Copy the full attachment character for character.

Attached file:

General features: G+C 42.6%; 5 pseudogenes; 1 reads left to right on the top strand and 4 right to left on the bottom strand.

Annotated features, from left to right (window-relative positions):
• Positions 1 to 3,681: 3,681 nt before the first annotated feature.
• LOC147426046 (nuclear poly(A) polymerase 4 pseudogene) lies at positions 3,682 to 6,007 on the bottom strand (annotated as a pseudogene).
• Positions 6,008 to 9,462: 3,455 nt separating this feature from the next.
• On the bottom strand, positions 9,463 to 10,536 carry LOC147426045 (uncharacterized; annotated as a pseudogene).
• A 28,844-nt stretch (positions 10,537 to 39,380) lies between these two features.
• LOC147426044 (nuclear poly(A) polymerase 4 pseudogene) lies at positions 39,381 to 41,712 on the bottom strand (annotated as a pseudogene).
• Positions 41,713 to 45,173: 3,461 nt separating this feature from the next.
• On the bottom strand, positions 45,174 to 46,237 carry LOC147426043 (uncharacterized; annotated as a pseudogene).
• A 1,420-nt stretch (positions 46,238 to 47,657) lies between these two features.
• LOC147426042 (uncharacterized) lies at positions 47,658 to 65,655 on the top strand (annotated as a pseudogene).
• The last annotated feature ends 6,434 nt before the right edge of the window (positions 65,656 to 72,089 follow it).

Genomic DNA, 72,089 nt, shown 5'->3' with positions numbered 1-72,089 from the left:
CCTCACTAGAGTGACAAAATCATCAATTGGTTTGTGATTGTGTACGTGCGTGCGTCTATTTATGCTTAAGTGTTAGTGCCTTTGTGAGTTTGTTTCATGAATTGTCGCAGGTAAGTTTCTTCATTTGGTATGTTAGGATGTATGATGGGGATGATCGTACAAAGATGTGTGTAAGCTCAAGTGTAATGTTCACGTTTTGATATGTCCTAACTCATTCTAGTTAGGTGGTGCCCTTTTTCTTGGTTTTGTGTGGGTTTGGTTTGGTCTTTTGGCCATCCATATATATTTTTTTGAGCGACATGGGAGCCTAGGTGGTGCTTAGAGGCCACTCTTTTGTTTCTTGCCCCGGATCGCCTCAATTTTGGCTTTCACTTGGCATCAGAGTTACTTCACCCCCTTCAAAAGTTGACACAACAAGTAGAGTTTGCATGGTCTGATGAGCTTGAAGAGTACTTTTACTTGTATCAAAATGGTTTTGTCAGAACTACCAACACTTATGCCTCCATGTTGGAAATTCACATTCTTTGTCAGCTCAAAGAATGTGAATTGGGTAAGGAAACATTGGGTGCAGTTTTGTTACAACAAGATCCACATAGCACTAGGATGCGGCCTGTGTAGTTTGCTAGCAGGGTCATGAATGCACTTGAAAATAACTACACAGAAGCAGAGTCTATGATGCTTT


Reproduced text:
General features: G+C 42.6%; 5 pseudogenes; 1 reads left to right on the top strand and 4 right to left on the bottom strand.

Annotated features, from left to right (window-relative positions):
• Positions 1 to 3,681: 3,681 nt before the first annotated feature.
• LOC147426046 (nuclear poly(A) polymerase 4 pseudogene) lies at positions 3,682 to 6,007 on the bottom strand (annotated as a pseudogene).
• Positions 6,008 to 9,462: 3,455 nt separating this feature from the next.
• On the bottom strand, positions 9,463 to 10,536 carry LOC147426045 (uncharacterized; annotated as a pseudogene).
• A 28,844-nt stretch (positions 10,537 to 39,380) lies between these two features.
• LOC147426044 (nuclear poly(A) polymerase 4 pseudogene) lies at positions 39,381 to 41,712 on the bottom strand (annotated as a pseudogene).
• Positions 41,713 to 45,173: 3,461 nt separating this feature from the next.
• On the bottom strand, positions 45,174 to 46,237 carry LOC147426043 (uncharacterized; annotated as a pseudogene).
• A 1,420-nt stretch (positions 46,238 to 47,657) lies between these two features.
• LOC147426042 (uncharacterized) lies at positions 47,658 to 65,655 on the top strand (annotated as a pseudogene).
• The last annotated feature ends 6,434 nt before the right edge of the window (positions 65,656 to 72,089 follow it).

Genomic DNA, 72,089 nt, shown 5'->3' with positions numbered 1-72,089 from the left:
CCTCACTAGAGTGACAAAATCATCAATTGGTTTGTGATTGTGTACGTGCGTGCGTCTATTTATGCTTAAGTGTTAGTGCCTTTGTGAGTTTGTTTCATGAATTGTCGCAGGTAAGTTTCTTCATTTGGTATGTTAGGATGTATGATGGGGATGATCGTACAAAGATGTGTGTAAGCTCAAGTGTAATGTTCACGTTTTGATATGTCCTAACTCATTCTAGTTAGGTGGTGCCCTTTTTCTTGGTTTTGTGTGGGTTTGGTTTGGTCTTTTGGCCATCCATATATATTTTTTTGAGCGACATGGGAGCCTAGGTGGTGCTTAGAGGCCACTCTTTTGTTTCTTGCCCCGGATCGCCTCAATTTTGGCTTTCACTTGGCATCAGAGTTACTTCACCCCCTTCAAAAGTTGACACAACAAGTAGAGTTTGCATGGTCTGATGAGCTTGAAGAGTACTTTTACTTGTATCAAAATGGTTTTGTCAGAACTACCAACACTTATGCCTCCATGTTGGAAATTCACATTCTTTGTCAGCTCAAAGAATGTGAATTGGGTAAGGAAACATTGGGTGCAGTTTTGTTACAACAAGATCCACATAGCACTAGGATGCGGCCTGTGTAGTTTGCTAGCAGGGTCATGAATGCACTTGAAAATAACTACACAGAAGCAGAGTCTATGATGCTTT